Spark’s will also serve two versions of a Wagyu hot dog burger, The Classic and The BBQ Suzy Dog.

To ensure adherence to food safety protocol while delivering consistent quality in a burger, the restaurant receives beef patties frozen and cooks them in the same state. All burgers are flame-broiled using a Neico broiler. Each beef patty cooks to a standardized temperature of 160 degrees.

From pasture to piehole

With plans to go through 800 to 1,000 lbs of beef per week, McGregor selected a local supplier who could deliver on her standards.

Spark’s Burger Co. looked for producers who were within a 150-mile radius of the franchise, had the capacity to meet volume requirements, were locally owned and operated, had high standards of environmental stewardship of their land, implemented humane and ethical husbandry practices, and offered a wholesale price-point. For the franchise, Leffler Prime Performance fit the bill to bring the beef from “pasture to piehole,” as McGregor likes to say.

Located only 60 miles outside of Junction City in Americus, Kan., Leffler Prime Performance is Spark’s Burger Co.’s primary supplier alongside other secondary producers and partners for local dairy, eggs and bacon products. Jacquelyne Leffler established Leffler Prime Performance in 2015, but her family has run their farm since 1941.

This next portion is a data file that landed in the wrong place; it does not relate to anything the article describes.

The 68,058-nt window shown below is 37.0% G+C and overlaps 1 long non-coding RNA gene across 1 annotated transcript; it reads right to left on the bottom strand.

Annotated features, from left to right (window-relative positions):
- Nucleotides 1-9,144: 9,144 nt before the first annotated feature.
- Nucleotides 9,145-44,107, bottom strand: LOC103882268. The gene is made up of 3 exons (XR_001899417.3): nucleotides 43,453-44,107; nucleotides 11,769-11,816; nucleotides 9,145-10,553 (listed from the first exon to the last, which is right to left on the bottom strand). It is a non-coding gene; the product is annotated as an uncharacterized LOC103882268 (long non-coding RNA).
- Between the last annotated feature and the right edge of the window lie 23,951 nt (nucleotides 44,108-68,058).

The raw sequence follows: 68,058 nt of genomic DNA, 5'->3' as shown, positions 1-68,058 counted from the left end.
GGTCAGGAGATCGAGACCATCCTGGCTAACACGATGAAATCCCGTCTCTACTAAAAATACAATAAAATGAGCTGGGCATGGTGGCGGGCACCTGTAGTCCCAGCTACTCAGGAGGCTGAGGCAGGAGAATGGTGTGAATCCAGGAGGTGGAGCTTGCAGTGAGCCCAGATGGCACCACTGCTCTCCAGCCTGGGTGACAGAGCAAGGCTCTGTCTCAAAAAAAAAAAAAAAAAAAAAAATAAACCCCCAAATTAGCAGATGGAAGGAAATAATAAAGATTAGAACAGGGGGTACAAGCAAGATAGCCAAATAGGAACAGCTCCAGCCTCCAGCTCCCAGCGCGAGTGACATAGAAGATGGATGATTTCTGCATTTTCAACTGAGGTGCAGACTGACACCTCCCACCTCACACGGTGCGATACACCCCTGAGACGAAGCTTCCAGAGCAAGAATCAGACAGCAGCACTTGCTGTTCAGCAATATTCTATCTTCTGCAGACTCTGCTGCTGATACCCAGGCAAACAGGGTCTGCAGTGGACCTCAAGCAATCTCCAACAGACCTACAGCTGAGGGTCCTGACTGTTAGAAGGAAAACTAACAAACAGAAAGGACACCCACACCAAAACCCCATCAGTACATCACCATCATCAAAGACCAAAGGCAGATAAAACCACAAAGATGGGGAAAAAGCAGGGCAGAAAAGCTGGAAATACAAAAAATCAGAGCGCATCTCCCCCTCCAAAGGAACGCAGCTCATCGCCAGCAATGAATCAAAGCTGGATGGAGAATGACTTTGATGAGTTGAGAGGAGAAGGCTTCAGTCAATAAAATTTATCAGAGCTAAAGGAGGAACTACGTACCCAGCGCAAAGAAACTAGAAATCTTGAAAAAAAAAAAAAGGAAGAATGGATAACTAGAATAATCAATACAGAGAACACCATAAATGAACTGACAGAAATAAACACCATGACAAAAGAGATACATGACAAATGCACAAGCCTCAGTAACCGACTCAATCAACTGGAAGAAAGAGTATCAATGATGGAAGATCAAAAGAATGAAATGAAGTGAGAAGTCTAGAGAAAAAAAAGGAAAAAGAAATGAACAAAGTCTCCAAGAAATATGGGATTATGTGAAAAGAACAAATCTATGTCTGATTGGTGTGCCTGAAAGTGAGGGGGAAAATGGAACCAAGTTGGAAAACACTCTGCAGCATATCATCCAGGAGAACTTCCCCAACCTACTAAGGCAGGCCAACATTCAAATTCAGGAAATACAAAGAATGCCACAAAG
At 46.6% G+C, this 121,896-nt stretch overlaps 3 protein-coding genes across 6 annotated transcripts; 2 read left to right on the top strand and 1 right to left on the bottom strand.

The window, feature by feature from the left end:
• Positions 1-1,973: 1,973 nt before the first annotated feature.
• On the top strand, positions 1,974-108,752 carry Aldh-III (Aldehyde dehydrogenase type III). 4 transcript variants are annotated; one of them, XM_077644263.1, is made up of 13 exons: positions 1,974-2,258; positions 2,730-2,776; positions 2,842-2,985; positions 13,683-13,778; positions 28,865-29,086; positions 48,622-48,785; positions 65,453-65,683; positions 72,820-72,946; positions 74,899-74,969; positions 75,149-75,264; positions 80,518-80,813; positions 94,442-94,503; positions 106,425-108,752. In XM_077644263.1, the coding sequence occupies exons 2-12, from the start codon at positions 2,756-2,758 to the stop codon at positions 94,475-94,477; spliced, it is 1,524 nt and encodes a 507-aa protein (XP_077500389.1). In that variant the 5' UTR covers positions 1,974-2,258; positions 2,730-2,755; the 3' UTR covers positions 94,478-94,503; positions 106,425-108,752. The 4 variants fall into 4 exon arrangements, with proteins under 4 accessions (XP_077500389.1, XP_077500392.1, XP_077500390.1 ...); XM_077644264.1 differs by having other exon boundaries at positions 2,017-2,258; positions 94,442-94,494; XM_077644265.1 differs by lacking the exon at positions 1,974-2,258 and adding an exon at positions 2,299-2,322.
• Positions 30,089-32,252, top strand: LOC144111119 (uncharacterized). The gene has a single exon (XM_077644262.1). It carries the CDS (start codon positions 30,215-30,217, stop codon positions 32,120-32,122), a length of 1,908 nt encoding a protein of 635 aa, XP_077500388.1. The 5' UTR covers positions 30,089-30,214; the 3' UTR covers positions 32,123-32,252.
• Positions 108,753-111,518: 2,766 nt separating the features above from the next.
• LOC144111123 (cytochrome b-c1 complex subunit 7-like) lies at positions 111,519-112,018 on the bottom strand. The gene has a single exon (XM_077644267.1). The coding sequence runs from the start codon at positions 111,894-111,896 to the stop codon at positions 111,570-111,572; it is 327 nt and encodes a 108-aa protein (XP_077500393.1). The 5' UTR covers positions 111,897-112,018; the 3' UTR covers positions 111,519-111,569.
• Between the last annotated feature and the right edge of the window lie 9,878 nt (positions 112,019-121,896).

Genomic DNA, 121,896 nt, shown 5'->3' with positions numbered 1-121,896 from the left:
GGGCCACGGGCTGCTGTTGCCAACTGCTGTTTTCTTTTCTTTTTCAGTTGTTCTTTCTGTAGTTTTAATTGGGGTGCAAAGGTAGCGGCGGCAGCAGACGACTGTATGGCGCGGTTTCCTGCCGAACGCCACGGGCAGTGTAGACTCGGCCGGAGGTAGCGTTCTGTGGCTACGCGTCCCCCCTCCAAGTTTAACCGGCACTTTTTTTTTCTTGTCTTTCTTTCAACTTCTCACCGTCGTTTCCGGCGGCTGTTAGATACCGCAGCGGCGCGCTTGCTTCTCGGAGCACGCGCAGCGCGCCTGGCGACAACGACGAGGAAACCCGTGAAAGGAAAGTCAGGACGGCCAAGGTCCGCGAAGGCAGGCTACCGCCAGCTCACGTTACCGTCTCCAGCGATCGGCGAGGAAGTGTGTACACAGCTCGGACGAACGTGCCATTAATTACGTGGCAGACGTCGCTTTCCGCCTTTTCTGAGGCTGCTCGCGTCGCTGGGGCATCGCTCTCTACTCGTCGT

“Her strong personal character, paired with the reverence for her family heritage has earned her our supplier agreement,” McGregor said.

“The most exciting part of working with Spark’s Burger Co is simple: a Kansas food establishment serving Kansas beef,” Leffler said. “I’m not sure there is anything more perfect. The more communities can support one another, the more everyone will thrive.”

All Leffler’s beef is processed through Allen Meat Processing, owned by husband-and-wife Mike and Donna Uhl since 2019. Thanks to his background in ranching, Mike Uhl brings practical beef knowledge, while Donna Uhl calls upon her culinary arts education to give customers quality cuts of meat.

Beyond Spark’s burger

Spark’s Burger Co. is just the first in a series of planned quick-service restaurants for McGregor. With last year’s creation of San Diego-based Empire Food Group LLC, a holding company that will launch multiple franchises across a number of food categories, including Spark’s Burger Co., McGregor hopes to bring ethical and sustainable food to American consumers.